Filmography > Le centre-ville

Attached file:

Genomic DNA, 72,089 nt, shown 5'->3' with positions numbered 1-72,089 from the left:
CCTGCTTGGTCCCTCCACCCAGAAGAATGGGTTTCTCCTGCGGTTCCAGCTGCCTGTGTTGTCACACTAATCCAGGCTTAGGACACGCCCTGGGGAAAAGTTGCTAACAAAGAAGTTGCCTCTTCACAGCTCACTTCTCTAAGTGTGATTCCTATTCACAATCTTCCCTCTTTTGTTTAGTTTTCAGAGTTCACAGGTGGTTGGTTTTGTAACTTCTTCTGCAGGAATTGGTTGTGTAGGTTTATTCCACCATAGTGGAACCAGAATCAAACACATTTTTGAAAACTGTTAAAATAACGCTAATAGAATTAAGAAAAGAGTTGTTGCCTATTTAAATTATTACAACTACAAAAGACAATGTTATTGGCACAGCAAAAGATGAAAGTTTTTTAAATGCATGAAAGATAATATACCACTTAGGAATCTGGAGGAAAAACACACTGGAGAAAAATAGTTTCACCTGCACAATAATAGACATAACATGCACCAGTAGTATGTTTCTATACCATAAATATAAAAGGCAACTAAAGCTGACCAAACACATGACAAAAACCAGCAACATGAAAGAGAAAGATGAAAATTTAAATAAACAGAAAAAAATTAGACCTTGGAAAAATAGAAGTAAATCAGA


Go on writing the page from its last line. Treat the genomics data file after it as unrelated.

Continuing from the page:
﷯Downtown: The Age of Lights Montrealers crowd St. Catherine Street, doing their Christmas shopping, as snow falls on a December day. But beyond the big stores, it is at the city’s centre where the institutions that most affect Quebec and Canadian life are born. It is here that the Hydro-Québec building reminds us of the electrification of the province. It is here that the crown jewels belonging to the Royal family are stored during the war, in the immense vaults of the Sun-Life building. And it is here, as well, that Radio-Canada (Canadian Broadcasting Corporation) is born, before it is established further east. Cultural activities in downtown Montreal: Place des Arts, obviously, but also the Musée des beaux-arts (Montreal Museum of Fine Arts) and the Théâtre du Nouveau Monde. Ludmilla Chiriaeff, former prisoner of a Nazi labour camp, arrives in Montreal in 1952, in the same year as the birth of television broadcasting on Radio-Canada. The corporation opens its doors to her, and thus begins Les Grands Ballets Canadiens. Downtown: A stage for social change, a place to speak out. Claims for women’s rights, language issues, or anger in the face of war are demonstrated in front of embassies, universities, and government offices. In order for a protest movement to exist, it must be seen along the central arteries of the city. It is not surprising, then, that homosexuals gather for the first time in clandestine locations in the center of the city. Here, they begin a long battle to have their rights respected.